The next morning began with Masters students Josh Tanenbaum and Angela Tomizu from Simon Fraser discussing Scarlet Skellern and the Absent Urchins, in which players can affect the mood and tone (but not the plot) of a charming Edward Gorey-like story presented in a series of comic panels (pdf). … Next Jonathan Rowe presented an ambitious project underway at NC State’s IntelliMedia group called Crystal Island, an interactive mystery built on top of Valve’s Source animation engine. Rowe is interested in identifying and measuring the factors that go into narrative presence in such experiences, such as consistency, plot coherence, affect, motivation, narrative load, and so on. … Santiago briefly talked again, this time about driving interactive drama research through building complete systems. … Chunyan Miao from Nanyang Tech in Singapore presented an architecture involving plot planning with fuzzy cognitive goal nets (pdf). … I missed a subsequent presentation on narrative learning environments.
Brian Magerko, one of the symposium organizers, presented some thoughts on how one could go about measuring dramatic believability. Essentially he’s suggesting that believability must be measured against the expectations set by the characters; for example, realistic looking characters that speak to you, e.g. Alyx Vance in Half Life 2, suffer in their believability if you can’t talk back to them, or if you hit them over the head with a crowbar and they continue as if nothing is wrong. However, in his formulation he wants to reward approaches that don’t merely go for overly simple representations, and do more than aim for low expectations; that is, as he puts it, “a character is ‘more believable’ if it is closer to some standard of realism for that modality”. While I like the idea of rewarding ambitiously-represented characters, it’s unclear to me if that particular definition of ambition works.
Next were short presentations from natural language generation (NLG) researchers, wondering how their work could be applied to AI-based narrative. James Lester of NCState reminded us of some very interesting recent NLG work by Charles Callaway, including sophisticated narrative prose generation in the domain of Little Red Ridinghood stories; this is now high on my reading list. Anyhow, we ended up having discussion over lunch about NLG and interactive drama, which fed back into the discussion about authoring.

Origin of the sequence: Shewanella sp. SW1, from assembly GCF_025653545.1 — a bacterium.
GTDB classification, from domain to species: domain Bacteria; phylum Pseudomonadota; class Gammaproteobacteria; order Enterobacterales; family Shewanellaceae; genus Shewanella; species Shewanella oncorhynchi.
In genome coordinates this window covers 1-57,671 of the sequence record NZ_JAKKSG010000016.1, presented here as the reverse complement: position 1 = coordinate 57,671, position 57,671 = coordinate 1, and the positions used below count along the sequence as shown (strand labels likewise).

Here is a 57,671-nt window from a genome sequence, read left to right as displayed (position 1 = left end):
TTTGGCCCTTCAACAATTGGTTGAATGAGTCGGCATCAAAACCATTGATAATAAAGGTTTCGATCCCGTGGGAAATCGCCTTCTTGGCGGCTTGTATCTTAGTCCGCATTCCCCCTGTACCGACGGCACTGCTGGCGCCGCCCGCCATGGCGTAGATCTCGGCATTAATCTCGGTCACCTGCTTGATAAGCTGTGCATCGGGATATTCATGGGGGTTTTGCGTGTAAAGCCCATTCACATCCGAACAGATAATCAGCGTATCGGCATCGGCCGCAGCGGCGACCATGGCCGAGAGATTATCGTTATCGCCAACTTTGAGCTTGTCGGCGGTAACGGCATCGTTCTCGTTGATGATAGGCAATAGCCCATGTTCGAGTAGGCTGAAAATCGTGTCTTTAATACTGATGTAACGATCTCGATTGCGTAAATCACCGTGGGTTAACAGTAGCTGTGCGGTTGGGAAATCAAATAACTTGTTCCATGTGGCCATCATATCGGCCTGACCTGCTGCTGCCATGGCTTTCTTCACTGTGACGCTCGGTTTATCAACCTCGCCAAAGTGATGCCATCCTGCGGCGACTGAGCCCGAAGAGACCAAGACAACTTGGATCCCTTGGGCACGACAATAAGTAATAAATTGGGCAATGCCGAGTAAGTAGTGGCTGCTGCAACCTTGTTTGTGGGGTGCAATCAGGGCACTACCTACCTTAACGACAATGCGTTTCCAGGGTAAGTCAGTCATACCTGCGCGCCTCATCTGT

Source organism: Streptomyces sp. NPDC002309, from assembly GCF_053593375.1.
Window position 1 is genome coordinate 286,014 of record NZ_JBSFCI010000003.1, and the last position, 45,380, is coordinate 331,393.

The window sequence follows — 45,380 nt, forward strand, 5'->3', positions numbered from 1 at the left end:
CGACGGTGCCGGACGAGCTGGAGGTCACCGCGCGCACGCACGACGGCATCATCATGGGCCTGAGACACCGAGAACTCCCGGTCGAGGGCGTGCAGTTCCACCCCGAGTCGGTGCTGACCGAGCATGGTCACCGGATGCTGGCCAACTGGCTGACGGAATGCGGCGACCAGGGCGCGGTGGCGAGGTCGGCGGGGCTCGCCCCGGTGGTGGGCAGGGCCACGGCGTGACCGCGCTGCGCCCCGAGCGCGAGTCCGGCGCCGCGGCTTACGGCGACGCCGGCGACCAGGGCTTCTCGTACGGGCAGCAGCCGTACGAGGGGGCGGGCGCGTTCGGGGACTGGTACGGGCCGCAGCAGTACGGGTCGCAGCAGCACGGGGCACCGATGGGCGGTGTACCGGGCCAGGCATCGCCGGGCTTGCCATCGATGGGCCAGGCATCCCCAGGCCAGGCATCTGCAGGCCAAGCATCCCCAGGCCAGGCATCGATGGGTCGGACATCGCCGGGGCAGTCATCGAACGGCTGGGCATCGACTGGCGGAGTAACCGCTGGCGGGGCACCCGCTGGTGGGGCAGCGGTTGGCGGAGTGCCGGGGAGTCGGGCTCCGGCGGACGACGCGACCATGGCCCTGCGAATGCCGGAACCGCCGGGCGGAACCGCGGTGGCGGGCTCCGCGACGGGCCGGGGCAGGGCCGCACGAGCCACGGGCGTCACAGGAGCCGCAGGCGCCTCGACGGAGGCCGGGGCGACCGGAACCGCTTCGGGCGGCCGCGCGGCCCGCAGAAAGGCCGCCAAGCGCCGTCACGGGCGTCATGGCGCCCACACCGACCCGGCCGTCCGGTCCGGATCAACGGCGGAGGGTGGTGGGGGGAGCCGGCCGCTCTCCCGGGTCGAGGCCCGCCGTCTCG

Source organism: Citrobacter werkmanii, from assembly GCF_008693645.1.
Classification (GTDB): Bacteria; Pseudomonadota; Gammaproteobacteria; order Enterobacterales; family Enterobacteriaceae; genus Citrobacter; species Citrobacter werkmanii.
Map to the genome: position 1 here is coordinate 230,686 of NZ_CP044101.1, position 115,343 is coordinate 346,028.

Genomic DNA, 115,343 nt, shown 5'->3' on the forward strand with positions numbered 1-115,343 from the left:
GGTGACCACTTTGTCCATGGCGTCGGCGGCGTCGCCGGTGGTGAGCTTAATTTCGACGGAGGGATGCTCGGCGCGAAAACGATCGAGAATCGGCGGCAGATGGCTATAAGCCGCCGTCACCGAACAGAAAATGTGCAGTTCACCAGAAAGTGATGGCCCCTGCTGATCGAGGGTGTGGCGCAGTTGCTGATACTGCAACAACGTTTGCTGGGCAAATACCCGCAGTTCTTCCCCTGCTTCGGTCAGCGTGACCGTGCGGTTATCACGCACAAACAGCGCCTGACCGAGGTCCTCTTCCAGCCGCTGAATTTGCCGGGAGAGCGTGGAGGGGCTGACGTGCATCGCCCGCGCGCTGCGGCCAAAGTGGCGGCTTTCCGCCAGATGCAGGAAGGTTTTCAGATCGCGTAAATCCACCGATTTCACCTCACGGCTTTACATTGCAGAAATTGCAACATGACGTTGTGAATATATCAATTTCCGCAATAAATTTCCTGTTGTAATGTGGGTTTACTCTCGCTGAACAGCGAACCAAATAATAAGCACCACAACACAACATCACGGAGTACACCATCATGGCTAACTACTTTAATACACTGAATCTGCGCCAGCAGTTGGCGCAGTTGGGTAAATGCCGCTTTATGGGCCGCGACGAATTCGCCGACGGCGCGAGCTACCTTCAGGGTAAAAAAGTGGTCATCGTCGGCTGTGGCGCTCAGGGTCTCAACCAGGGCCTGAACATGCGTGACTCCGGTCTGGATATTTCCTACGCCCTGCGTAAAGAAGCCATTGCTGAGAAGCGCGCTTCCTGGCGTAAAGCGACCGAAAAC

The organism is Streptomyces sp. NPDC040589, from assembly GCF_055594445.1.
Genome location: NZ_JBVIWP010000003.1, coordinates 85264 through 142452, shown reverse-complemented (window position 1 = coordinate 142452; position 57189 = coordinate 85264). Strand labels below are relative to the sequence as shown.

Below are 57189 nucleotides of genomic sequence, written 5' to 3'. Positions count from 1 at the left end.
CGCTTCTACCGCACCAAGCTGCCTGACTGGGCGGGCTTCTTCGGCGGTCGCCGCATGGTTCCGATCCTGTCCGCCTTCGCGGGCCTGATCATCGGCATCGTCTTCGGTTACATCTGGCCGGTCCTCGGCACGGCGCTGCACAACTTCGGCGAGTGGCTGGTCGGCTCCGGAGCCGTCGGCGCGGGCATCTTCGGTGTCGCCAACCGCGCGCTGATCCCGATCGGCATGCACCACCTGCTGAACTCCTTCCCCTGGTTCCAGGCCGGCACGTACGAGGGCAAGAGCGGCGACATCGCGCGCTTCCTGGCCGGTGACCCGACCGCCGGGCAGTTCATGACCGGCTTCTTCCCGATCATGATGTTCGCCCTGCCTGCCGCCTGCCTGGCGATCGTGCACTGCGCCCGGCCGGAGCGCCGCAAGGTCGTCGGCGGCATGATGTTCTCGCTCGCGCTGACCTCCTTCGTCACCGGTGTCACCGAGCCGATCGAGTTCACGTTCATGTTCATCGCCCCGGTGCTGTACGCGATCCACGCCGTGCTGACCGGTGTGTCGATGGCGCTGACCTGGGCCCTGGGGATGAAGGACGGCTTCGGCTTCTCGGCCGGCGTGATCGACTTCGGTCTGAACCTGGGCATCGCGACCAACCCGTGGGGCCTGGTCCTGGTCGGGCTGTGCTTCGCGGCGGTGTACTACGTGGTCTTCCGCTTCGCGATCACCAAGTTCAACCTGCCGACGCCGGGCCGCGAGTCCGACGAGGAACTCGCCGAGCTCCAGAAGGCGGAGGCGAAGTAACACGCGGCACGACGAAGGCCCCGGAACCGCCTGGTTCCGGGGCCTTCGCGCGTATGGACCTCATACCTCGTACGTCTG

After lunch Maria Arinbjarnar presented her initial explorations into applying game theory to rationally choose the next sentence for an NPC to speak, from a Bayesian nets knowledge base. … Next Zach Tomaszewski, grad student from U. Hawaii advised by our good friend Kim Binsted (of JAPE fame), presented his explorations into using Propp as framework for managing interactive drama. In a nutshell he concluded that Propp is too limiting for this; “Propp describes what must occur within a function”. He’s now moving on to an Aristotelian tension-arc based approach (sounds familiar! :-) … I missed Ivo Swartjes‘ presentation on applying improv techniques to emergent story generation (darn those hallway conversations!). Here’s the pdf. … I’m glad I made it back for Beth Cardier’s stand-out talk on the poetics of writing and the mechanics of narrative. In her talk The Story Molecule: Narrative as Information, she outlined her model of of her fiction-writing process, which is more free-associative and conceptual than event-based and plot-centric. She concludes “it makes sense to construct a narrative-based knowledge system as a writer would imagine it, instead of how a theorist would write about it”. She was one of the few in the room thinking as an artist, and it was a breath of fresh air after two days of talks that tended to lose sight of the need for beauty in story.